Intro To Fast Twitch Vs. Slow Twitch Muscle Fibers
In this video I want to explain to you guys a very, very important concept that there’s a lot misunderstanding about in the gym among the gym members and the trainers themselves, so this issue deals with:
- How you gain muscle…
- How to grow muscle…
- How muscles work…
- The difference between fast twitch vs. slow twitch fibers…
- What intensity levels you should train at…
- How many reps should you train… high reps, low reps, etc.
- Should you train for strength or endurance?
So in this video I’m going to answer all these questions for you but before I do I want to go through it step by step so you can understand it.
If you do a Google search on:
- strength versus endurance muscles
- fast twitch versus slow twitch
- fast twitch vs. slow twitch muscle fibers
- high reps versus slow reps
… and all these things on Google, on YouTube, you will find there’s a lot of “conflicting” information or a lot of “incomplete” information regarding the difference between the fast twitch vs. slow twitch muscle fibers.
The reason why is because most people really don’t understand the science of fast twitch vs. slow muscle fibers so they are unable to maximize their muscle and strength gains.
You have trainers out there that will understand the muscles in theory but they don’t understand it in application.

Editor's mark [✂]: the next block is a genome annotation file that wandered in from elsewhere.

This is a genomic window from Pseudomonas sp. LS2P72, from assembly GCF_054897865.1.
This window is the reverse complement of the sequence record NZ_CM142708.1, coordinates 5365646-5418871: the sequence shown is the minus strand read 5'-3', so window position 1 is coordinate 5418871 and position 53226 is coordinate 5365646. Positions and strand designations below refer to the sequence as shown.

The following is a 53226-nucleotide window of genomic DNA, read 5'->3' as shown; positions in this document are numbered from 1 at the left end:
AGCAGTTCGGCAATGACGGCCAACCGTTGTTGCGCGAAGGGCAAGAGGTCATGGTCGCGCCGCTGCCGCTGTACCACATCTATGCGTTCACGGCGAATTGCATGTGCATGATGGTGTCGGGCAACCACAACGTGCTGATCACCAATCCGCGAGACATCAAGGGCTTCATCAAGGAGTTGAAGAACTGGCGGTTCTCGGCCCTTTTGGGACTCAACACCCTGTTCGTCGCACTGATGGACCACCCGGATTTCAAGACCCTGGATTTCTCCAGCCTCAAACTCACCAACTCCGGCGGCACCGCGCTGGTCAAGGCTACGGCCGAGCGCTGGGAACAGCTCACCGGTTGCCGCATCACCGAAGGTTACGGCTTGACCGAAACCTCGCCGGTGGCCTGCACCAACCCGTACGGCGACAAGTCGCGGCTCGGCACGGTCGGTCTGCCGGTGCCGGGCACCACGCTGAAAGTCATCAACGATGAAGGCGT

So they have theoretical knowledge but they don’t have the experiential knowledge.
So in this video I want to share something with you guys that I have spent over a decade of doing research and experiments on prisoners that I used to train as a volunteer and I’m going to share with you what I discovered during that time.
What Is Muscle Intensity?
I’m going to start off first by showing you guys about this intensity level scale right here…
… scientifically, it means that the level at which you exert your muscles and how much of your muscle capacity that you use.
Now the way that you understand this is that…
The muscles in the human body have between zero to 100% capacity. The area around the 60% level of your muscle capacity is very important because this is where your body deactivates the slow twitch muscle fibers and begins activating the fast twitch muscle fibers.